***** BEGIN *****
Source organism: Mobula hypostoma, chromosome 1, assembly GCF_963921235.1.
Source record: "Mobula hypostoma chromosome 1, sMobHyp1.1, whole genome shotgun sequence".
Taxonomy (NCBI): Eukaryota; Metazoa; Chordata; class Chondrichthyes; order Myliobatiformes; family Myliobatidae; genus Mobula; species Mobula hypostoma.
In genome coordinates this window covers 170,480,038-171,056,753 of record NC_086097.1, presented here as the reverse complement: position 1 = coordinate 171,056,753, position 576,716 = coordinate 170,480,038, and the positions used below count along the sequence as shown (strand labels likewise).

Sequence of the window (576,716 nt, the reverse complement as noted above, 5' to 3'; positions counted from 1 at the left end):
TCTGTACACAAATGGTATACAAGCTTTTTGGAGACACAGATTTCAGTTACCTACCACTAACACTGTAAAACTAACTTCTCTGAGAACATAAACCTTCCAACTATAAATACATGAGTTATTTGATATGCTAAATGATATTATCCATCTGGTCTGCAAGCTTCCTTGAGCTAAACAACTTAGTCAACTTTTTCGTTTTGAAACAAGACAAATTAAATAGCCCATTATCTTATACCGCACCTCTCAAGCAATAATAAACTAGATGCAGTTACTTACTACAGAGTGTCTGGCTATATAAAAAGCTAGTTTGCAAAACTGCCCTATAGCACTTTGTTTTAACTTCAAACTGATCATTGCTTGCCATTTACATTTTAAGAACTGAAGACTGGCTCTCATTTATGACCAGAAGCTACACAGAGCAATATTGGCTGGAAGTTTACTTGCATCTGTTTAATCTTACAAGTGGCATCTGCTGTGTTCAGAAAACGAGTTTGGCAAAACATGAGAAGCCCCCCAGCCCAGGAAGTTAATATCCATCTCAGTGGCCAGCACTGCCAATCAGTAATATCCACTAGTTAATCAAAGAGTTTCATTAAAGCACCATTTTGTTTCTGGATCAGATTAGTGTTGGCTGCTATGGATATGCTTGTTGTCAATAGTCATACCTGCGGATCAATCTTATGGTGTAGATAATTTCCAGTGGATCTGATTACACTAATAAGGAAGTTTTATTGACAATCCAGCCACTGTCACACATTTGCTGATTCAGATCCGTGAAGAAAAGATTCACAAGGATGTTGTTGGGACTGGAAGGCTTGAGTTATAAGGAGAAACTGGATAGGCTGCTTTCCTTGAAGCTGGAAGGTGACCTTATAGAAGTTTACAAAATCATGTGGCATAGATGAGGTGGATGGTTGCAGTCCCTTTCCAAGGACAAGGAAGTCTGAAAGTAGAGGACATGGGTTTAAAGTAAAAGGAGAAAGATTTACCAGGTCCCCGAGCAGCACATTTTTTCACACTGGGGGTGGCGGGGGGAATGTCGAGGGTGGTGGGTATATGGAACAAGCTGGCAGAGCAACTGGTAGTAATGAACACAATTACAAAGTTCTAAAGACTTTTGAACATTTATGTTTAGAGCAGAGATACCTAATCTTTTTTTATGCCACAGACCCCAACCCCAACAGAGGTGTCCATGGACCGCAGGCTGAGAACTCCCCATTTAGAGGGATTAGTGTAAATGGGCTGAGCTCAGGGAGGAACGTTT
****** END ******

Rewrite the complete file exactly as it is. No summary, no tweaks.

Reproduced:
Source organism: Mobula hypostoma, chromosome 1, assembly GCF_963921235.1.
Source record: "Mobula hypostoma chromosome 1, sMobHyp1.1, whole genome shotgun sequence".
Taxonomy (NCBI): Eukaryota; Metazoa; Chordata; class Chondrichthyes; order Myliobatiformes; family Myliobatidae; genus Mobula; species Mobula hypostoma.
In genome coordinates this window covers 170,480,038-171,056,753 of record NC_086097.1, presented here as the reverse complement: position 1 = coordinate 171,056,753, position 576,716 = coordinate 170,480,038, and the positions used below count along the sequence as shown (strand labels likewise).

Sequence of the window (576,716 nt, the reverse complement as noted above, 5' to 3'; positions counted from 1 at the left end):
TCTGTACACAAATGGTATACAAGCTTTTTGGAGACACAGATTTCAGTTACCTACCACTAACACTGTAAAACTAACTTCTCTGAGAACATAAACCTTCCAACTATAAATACATGAGTTATTTGATATGCTAAATGATATTATCCATCTGGTCTGCAAGCTTCCTTGAGCTAAACAACTTAGTCAACTTTTTCGTTTTGAAACAAGACAAATTAAATAGCCCATTATCTTATACCGCACCTCTCAAGCAATAATAAACTAGATGCAGTTACTTACTACAGAGTGTCTGGCTATATAAAAAGCTAGTTTGCAAAACTGCCCTATAGCACTTTGTTTTAACTTCAAACTGATCATTGCTTGCCATTTACATTTTAAGAACTGAAGACTGGCTCTCATTTATGACCAGAAGCTACACAGAGCAATATTGGCTGGAAGTTTACTTGCATCTGTTTAATCTTACAAGTGGCATCTGCTGTGTTCAGAAAACGAGTTTGGCAAAACATGAGAAGCCCCCCAGCCCAGGAAGTTAATATCCATCTCAGTGGCCAGCACTGCCAATCAGTAATATCCACTAGTTAATCAAAGAGTTTCATTAAAGCACCATTTTGTTTCTGGATCAGATTAGTGTTGGCTGCTATGGATATGCTTGTTGTCAATAGTCATACCTGCGGATCAATCTTATGGTGTAGATAATTTCCAGTGGATCTGATTACACTAATAAGGAAGTTTTATTGACAATCCAGCCACTGTCACACATTTGCTGATTCAGATCCGTGAAGAAAAGATTCACAAGGATGTTGTTGGGACTGGAAGGCTTGAGTTATAAGGAGAAACTGGATAGGCTGCTTTCCTTGAAGCTGGAAGGTGACCTTATAGAAGTTTACAAAATCATGTGGCATAGATGAGGTGGATGGTTGCAGTCCCTTTCCAAGGACAAGGAAGTCTGAAAGTAGAGGACATGGGTTTAAAGTAAAAGGAGAAAGATTTACCAGGTCCCCGAGCAGCACATTTTTTCACACTGGGGGTGGCGGGGGGAATGTCGAGGGTGGTGGGTATATGGAACAAGCTGGCAGAGCAACTGGTAGTAATGAACACAATTACAAAGTTCTAAAGACTTTTGAACATTTATGTTTAGAGCAGAGATACCTAATCTTTTTTTATGCCACAGACCCCAACCCCAACAGAGGTGTCCATGGACCGCAGGCTGAGAACTCCCCATTTAGAGGGATTAGTGTAAATGGGCTGAGCTCAGGGAGGAACGTTT